Silva, E. 2008. Influence of preharvest factors on postharvest quality. In Wholesale success: a farmer's guide to selling, postharvest handling, and packing produce (Midwest edition).

Mikkelsen, R.L. 2005. Tomato Flavor and Plant Nutrition: a Brief Review. Better Crops. Volume 89; No. 2.

Pleasant, Barbara. 2008. America’s Favorite Tomatoes. Mother Earth News. Feb./ March 2008.

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Permalink What information can you give me on NRCS native pollinator programs?


Answer: Thank you for contacting ATTRA for information on Natural Resources Conservation Service (NRCS) native pollinator programs.

Please see the NRCS Technical Note, "Using Farm Bill Programs for Pollinator Conservation" (PDF/3.1MB).

This guide lists several NRCS programs that provide assistance for establishing native pollinator habitats. The main site for pollinators is: There is lots of great information on this site. I would also recommend that you contact your local NRCS office to gather further details about the programs and how to apply.

Other helpful resources are ATTRA's Alternative Pollinator publication and the Xerces Society.

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Permalink Can I transition my poultry to organic production?


Answer: Thank you for requesting information from ATTRA, the National Sustainable Agriculture Information Service, regarding organic poultry production.

Regarding the source of organic poultry, the national organic standards are as follows:
§ 205.236 Origin of livestock.
(a) Livestock products that are to be sold, labeled, or represented as organic must be from livestock under continuous organic management from the last third of gestation or hatching: Except, That:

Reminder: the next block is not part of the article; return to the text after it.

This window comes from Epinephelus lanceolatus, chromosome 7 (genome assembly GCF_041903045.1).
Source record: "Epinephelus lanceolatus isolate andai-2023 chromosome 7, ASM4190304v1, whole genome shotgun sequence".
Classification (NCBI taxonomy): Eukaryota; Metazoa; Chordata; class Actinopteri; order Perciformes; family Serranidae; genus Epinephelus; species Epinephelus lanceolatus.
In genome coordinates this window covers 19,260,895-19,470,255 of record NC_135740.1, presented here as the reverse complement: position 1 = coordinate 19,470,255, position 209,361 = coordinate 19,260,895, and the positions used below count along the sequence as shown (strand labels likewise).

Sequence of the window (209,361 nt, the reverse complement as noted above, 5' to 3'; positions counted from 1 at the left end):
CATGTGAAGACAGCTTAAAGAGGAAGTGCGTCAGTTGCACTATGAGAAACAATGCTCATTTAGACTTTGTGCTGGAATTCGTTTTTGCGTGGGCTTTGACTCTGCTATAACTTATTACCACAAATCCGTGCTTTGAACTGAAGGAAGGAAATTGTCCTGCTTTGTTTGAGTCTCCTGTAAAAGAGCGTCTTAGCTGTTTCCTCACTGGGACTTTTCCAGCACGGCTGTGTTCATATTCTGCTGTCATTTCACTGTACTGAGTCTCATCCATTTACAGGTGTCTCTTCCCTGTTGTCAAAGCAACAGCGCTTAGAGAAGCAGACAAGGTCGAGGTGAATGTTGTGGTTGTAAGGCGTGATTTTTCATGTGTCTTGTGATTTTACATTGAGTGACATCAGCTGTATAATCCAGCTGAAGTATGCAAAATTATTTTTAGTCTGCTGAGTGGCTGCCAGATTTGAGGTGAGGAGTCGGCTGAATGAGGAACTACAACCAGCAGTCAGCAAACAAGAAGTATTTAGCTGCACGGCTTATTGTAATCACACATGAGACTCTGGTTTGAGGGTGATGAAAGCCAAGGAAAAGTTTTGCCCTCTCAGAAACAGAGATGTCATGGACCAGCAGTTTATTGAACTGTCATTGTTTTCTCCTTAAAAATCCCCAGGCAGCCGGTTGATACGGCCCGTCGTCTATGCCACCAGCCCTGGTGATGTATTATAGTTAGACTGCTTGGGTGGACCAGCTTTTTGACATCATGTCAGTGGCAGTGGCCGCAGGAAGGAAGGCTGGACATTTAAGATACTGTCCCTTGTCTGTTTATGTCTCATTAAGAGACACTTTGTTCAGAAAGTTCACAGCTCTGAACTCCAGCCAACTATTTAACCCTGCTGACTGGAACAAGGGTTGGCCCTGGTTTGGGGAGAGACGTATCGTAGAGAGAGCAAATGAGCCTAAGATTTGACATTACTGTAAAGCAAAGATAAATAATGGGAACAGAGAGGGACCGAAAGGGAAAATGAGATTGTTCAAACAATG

(1) Poultry. Poultry or edible poultry products must be from poultry that has been under continuous organic management beginning no later than the second day of life;

This means that you may purchase day-old chicks that have been produced from conventional hens. The chicks must be managed organically starting in the second day of life, even if you are only selling the eggs produced by those hens. You mentioned that you already have 100 chickens and ducks. They can not be converted to organic, and their eggs may not be sold as organic. If you decide to convert your flock, you must start with newly-hatched birds.

One important aspect of organic management is the use of organic feed. Regarding the use of organic feed:
§ 205.237 Livestock feed.
(a) The producer of an organic livestock operation must provide livestock with a total feed ration composed of agricultural products, including pasture and forage, that are organically produced and handled by operations certified to the NOP,…

This means that organic chickens must be fed organic feed, and they must be provided with access to the outdoors. The outdoor land area must be certified organic, which requires a 3-year transition period. More specifically, the land is eligible for organic status 36 months after the last application of prohibited fertilizers or pesticides.

If organic animals eat their bedding, it must also be organic. Regarding the need for organic straw for the chickens:

§ 205.239 Livestock living conditions.
(b) The producer of an organic livestock operation must establish and maintain year-round livestock living conditions which accommodate the health and natural behavior of animals, including:
(3) Appropriate clean, dry bedding. When roughages are used as bedding, they shall have been organically produced in accordance with this part by an operation certified under this part.

This means that the animal bedding must be organic if the chickens are eating it.

For more information see the publication Organic Poultry Production in the United States.